Rio Grande Red - 4.5-5.5 oz
A tribute to the humble red grapefruit, its journey to the Patent Office, and how the Rio Grande River plays a part. This season I added more red grapefruit to the recipe, and this batch is more a hot pink shade!
Grapefruit is Nature's hybrid mix (an accidental crossing) of orange and pomelo in Barbados. It was officially documented around 1750. In 1929, a Texas red grapefruit was discovered growing on a pink variety of grapefruit tree and subsequently patented under the name Ruby Red. This was the first grapefruit patented in the United States.
Red grapefruits have always held fascination for me. They just look sweeter and juicer with that color. Citrus is a good immune system booster while it is also calming. Satisfying taste is a bonus. As I was enjoying a red beauty, I thought about the Lower Rio Grande Valley in South Texas where citrus is grown.
Did you know the Rio Grande River is about 1900 miles long? It starts at 12,000 feet in the San Juan Mountains of Colorado and flows through canyons and forests, forms the Rio Grande Gorge and White Rock Canyon in northern New Mexico, and visits cold steppe as well as hot steppe desert climates. As it flows all the way to the Gulf of Mexico the river cuts three canyons across the "big bend" where the Texas side of the river is Big Bend National Park.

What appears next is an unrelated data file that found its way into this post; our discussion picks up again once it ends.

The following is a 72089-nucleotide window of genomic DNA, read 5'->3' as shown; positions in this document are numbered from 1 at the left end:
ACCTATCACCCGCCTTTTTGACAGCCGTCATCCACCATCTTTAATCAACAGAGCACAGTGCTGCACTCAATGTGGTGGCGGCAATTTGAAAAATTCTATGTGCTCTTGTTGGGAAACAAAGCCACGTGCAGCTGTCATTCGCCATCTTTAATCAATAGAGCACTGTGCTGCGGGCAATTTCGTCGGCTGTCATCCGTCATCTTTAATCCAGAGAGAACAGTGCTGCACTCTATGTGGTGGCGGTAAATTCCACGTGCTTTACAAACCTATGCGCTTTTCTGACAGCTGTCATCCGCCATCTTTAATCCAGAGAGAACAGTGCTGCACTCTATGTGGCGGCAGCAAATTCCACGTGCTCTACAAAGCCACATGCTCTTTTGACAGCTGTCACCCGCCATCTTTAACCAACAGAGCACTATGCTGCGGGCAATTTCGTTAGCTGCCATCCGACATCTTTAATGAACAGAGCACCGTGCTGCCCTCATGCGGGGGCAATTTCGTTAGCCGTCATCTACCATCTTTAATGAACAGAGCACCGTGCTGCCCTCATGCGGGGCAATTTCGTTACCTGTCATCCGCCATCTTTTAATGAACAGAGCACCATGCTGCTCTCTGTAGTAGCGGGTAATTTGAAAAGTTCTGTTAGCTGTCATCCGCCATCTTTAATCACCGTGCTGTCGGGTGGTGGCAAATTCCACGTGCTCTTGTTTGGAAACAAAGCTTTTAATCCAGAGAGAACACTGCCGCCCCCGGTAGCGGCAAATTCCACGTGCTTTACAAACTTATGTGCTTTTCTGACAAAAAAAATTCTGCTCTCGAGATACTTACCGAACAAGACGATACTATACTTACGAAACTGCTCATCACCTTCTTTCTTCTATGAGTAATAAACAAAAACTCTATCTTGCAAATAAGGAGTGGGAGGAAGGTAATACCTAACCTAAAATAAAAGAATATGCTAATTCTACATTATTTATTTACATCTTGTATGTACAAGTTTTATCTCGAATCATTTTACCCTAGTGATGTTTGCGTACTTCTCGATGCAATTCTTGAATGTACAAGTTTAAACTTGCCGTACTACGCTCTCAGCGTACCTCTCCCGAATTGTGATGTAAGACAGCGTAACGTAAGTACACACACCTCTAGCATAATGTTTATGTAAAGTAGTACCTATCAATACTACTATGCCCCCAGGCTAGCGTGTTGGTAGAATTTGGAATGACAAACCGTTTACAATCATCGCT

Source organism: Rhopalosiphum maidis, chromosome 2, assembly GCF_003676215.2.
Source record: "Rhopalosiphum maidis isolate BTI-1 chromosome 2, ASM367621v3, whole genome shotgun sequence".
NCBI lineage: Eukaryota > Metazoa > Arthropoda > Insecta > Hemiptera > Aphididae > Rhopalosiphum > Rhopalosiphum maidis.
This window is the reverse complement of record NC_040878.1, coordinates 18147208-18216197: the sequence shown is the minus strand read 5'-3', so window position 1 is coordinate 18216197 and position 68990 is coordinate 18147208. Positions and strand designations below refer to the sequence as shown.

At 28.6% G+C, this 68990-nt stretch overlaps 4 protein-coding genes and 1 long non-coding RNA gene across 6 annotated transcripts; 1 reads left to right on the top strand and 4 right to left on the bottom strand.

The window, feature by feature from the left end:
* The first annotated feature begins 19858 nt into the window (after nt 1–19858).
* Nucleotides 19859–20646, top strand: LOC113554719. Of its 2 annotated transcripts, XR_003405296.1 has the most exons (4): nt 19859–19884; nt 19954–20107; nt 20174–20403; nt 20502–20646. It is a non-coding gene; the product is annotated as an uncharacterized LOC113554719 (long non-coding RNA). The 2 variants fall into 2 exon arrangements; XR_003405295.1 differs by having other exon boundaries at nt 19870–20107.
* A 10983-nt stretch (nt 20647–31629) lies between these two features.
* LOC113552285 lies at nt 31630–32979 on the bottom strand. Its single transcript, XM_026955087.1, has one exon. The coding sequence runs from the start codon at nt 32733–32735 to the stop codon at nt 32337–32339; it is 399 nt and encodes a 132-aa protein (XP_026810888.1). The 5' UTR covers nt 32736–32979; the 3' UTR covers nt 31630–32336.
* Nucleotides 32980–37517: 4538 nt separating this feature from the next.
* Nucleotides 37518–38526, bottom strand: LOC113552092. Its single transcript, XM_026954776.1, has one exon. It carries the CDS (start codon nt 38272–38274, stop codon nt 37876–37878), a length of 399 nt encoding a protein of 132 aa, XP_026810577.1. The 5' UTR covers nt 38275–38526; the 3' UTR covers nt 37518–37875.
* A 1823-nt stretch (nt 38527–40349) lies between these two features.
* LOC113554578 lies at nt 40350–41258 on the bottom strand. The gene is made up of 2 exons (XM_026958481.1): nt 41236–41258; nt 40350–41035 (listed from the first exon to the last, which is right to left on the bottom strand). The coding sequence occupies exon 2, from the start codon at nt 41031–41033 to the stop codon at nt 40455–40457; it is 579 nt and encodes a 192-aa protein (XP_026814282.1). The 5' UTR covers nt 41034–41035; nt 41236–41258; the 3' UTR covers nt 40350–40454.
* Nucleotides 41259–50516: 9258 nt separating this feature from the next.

The river slowly crosses the Gulf Coastal Plain of Texas and ends in a fertile delta where it joins the Gulf of Mexico. This is the Lower Rio Grande Valley where the Rio Grande River provides water to 2,100,000 acres for irrigation of cropland, including citrus fruits, cotton, and vegetables.